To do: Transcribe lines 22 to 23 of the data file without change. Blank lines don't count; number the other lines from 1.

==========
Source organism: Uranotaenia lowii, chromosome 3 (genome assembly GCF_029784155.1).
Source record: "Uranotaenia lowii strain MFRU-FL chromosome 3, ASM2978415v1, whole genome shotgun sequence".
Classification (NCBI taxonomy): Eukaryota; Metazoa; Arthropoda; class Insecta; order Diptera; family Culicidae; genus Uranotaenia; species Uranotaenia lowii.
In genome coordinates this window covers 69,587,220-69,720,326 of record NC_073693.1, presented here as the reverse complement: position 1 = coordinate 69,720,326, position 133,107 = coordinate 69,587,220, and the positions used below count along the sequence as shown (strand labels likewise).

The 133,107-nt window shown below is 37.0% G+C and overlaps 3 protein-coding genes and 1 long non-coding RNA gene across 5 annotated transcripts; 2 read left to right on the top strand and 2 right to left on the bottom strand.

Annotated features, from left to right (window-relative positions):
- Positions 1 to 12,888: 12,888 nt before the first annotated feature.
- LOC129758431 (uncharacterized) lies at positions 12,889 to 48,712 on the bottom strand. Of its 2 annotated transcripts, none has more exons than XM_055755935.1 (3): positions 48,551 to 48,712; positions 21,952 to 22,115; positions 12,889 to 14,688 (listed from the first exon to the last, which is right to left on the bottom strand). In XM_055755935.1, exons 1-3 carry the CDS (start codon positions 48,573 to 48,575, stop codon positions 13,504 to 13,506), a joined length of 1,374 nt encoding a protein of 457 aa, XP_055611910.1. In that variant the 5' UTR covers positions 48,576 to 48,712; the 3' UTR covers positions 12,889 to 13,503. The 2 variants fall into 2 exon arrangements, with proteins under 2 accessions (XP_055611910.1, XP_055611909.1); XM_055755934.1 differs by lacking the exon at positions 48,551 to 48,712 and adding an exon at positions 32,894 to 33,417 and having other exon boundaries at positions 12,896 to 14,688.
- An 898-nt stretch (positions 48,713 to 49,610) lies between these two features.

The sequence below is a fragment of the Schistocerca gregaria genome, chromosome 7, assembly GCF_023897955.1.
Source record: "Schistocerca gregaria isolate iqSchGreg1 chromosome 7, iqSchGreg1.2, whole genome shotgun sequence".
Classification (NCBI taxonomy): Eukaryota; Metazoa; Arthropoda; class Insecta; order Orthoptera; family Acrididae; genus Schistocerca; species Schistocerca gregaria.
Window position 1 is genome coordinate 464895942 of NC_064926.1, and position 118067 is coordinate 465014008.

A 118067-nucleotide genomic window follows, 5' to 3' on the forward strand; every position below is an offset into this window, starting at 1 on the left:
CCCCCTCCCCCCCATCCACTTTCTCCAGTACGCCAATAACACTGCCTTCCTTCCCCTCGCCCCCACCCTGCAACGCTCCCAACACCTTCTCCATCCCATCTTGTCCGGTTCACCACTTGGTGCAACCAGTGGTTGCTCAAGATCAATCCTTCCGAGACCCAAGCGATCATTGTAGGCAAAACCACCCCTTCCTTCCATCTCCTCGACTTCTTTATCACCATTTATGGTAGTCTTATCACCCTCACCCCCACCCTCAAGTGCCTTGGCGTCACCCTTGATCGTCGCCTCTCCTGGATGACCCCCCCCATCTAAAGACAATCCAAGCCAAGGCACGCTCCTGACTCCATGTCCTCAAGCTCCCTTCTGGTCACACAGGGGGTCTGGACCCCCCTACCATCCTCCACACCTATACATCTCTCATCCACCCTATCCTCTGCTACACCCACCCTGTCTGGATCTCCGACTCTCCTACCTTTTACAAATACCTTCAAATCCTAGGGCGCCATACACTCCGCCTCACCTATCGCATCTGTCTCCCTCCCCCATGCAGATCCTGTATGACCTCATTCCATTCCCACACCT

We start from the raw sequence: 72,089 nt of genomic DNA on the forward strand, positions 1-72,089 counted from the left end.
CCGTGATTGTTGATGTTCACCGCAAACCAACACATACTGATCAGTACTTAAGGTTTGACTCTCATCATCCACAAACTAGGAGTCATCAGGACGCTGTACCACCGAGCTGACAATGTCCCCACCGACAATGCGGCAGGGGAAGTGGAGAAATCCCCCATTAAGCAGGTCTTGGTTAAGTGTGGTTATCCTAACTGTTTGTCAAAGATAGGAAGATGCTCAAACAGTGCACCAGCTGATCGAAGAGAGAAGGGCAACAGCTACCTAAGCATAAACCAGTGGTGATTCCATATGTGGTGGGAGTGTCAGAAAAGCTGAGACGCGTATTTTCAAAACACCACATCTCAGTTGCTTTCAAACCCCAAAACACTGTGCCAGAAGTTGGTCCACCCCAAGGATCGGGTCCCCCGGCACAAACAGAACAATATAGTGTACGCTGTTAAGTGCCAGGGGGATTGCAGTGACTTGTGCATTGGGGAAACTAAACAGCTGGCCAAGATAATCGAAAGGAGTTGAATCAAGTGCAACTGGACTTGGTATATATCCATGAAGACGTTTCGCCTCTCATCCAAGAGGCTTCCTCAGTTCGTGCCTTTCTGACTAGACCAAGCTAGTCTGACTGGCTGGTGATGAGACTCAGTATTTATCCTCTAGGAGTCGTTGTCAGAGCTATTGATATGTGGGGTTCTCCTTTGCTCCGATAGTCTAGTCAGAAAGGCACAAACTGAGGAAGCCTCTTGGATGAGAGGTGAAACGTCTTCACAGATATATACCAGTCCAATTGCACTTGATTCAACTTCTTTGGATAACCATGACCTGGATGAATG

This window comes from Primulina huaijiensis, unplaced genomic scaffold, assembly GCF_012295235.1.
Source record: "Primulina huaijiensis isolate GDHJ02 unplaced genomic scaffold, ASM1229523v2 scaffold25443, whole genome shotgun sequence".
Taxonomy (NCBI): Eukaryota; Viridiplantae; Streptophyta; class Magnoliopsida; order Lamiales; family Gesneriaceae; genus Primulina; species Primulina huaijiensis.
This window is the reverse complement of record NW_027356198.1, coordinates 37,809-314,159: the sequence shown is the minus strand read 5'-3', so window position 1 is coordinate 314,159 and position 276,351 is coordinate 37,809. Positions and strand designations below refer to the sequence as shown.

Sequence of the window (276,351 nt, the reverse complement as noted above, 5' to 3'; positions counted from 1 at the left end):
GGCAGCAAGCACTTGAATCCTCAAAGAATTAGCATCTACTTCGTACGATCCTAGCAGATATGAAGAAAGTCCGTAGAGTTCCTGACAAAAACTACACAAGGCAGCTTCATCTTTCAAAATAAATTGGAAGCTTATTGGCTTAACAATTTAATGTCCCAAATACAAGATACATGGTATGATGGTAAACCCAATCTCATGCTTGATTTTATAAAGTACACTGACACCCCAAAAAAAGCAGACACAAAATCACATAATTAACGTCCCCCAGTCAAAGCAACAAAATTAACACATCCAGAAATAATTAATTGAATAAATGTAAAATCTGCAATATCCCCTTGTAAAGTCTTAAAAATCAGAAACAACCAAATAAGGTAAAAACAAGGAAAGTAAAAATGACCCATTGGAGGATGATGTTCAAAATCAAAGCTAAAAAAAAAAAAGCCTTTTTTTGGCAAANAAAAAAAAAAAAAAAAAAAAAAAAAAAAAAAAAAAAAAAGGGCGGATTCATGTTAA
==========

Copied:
Sequence of the window (276,351 nt, the reverse complement as noted above, 5' to 3'; positions counted from 1 at the left end):
GGCAGCAAGCACTTGAATCCTCAAAGAATTAGCATCTACTTCGTACGATCCTAGCAGATATGAAGAAAGTCCGTAGAGTTCCTGACAAAAACTACACAAGGCAGCTTCATCTTTCAAAATAAATTGGAAGCTTATTGGCTTAACAATTTAATGTCCCAAATACAAGATACATGGTATGATGGTAAACCCAATCTCATGCTTGATTTTATAAAGTACACTGACACCCCAAAAAAAGCAGACACAAAATCACATAATTAACGTCCCCCAGTCAAAGCAACAAAATTAACACATCCAGAAATAATTAATTGAATAAATGTAAAATCTGCAATATCCCCTTGTAAAGTCTTAAAAATCAGAAACAACCAAATAAGGTAAAAACAAGGAAAGTAAAAATGACCCATTGGAGGATGATGTTCAAAATCAAAGCTAAAAAAAAAAAAGCCTTTTTTTGGCAAANAAAAAAAAAAAAAAAAAAAAAAAAAAAAAAAAAAAAAAAGGGCGGATTCATGTTAA